PixelPerfect Orthographic Camera with Blocks for a PixelArt 2D Look

I am trying to make a 2D pixelart scene with threejs.

I would like a pixel perfect matrix of 64x48 blocks each 5x5 pixels (rendered to 320x240 actual pixels). The blocks should be colored 4x4 so that we have a 1px frame around them.


Using an orthographic camera it’s not pixel perfect: there appear larger than 1px gaps occasionally.)


BONUS Question: Is there a better way of managing “pixels” other than as cubes, perhaps with a shader to ensure fine, pixel control over how they are rendered. Perhaps adding glow etc.

Set the renderer antialiasing to true

renderer = new THREE.WebGLRenderer({ antialias: true });

This is not the most optimized way to render a grid, you should use a Shader or a LineSegments, take a look at the GridHelper source code for a LineSegement implementation, or this InfiniteGridHelper for a Shader implementation.

Or you can simply use one of them.

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That definitely helped - I always thought antialiasing causes blurring and is the “enemy” of pixel art.

I would also like the grid to be full screen but it is somehow “zoomed out” with a large black margin.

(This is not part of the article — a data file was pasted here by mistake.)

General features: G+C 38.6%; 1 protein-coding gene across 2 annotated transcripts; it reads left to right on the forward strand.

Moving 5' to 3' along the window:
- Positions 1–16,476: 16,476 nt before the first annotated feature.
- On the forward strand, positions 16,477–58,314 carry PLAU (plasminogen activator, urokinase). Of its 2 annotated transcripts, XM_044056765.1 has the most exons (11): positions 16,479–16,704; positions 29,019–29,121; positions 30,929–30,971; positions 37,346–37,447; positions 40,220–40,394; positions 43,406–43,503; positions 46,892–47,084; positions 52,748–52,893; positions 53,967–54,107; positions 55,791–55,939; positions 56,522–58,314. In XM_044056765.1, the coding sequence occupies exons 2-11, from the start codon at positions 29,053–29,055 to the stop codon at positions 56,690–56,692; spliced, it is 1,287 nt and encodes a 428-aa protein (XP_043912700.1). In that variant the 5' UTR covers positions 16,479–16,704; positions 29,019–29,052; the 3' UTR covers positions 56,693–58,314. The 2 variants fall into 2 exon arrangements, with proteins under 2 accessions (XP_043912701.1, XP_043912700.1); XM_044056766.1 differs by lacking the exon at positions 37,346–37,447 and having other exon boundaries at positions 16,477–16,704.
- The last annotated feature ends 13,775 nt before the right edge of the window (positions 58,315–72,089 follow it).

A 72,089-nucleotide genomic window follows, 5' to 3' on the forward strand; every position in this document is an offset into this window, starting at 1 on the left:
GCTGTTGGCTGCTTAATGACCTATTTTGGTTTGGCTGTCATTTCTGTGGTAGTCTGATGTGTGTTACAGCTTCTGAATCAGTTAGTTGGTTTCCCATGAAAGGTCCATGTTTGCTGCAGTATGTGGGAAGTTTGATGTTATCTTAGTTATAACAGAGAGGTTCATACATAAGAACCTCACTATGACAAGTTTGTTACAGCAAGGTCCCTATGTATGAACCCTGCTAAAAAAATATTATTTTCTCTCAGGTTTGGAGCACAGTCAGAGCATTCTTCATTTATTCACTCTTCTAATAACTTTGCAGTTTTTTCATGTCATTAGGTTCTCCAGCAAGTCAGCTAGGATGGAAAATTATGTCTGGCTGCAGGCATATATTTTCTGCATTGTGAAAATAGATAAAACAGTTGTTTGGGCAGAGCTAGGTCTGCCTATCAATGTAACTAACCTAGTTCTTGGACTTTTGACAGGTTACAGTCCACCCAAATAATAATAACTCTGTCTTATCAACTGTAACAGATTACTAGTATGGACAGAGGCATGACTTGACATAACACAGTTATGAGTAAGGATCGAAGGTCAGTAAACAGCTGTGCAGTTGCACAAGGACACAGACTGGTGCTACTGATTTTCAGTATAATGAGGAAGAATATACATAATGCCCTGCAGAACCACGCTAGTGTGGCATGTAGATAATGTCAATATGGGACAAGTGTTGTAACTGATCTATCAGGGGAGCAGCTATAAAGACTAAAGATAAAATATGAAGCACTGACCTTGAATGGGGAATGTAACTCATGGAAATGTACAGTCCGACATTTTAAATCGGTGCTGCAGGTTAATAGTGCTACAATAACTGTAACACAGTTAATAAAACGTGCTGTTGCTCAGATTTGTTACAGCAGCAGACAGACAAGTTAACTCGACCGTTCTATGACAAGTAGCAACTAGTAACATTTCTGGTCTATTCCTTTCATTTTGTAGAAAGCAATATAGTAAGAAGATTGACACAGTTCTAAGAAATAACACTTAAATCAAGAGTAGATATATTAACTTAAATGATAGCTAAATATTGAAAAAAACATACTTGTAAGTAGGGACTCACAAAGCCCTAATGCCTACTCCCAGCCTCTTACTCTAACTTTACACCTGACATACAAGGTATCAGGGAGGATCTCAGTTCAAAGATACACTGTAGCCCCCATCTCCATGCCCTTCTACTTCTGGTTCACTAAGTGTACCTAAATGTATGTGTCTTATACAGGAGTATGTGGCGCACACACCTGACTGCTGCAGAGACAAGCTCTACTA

The grid is 320x240px and I positioned the camera in the middle (x=160, y=120). I then set the camera’s fulcrum to -160, 160, -120, 120 which should encompass the entire matrix.

let aspect = 1;
let w = 320;
let h = 160;
let viewBlock = w / 2;
const camera = new THREE.OrthographicCamera(-viewBlock * aspect, viewBlock * aspect, viewBlock, -viewBlock, 100, -100);

I then set the renderer size renderer.setSize(320, 160); but for some reason the canvas is bigger than the size set (width=440):

Unfortunately antialiasing is just a trick to the eye - ultimately we are still not pixel perfect:


try with this:

renderer.setSize ( 320, 240, false ) // set update style to false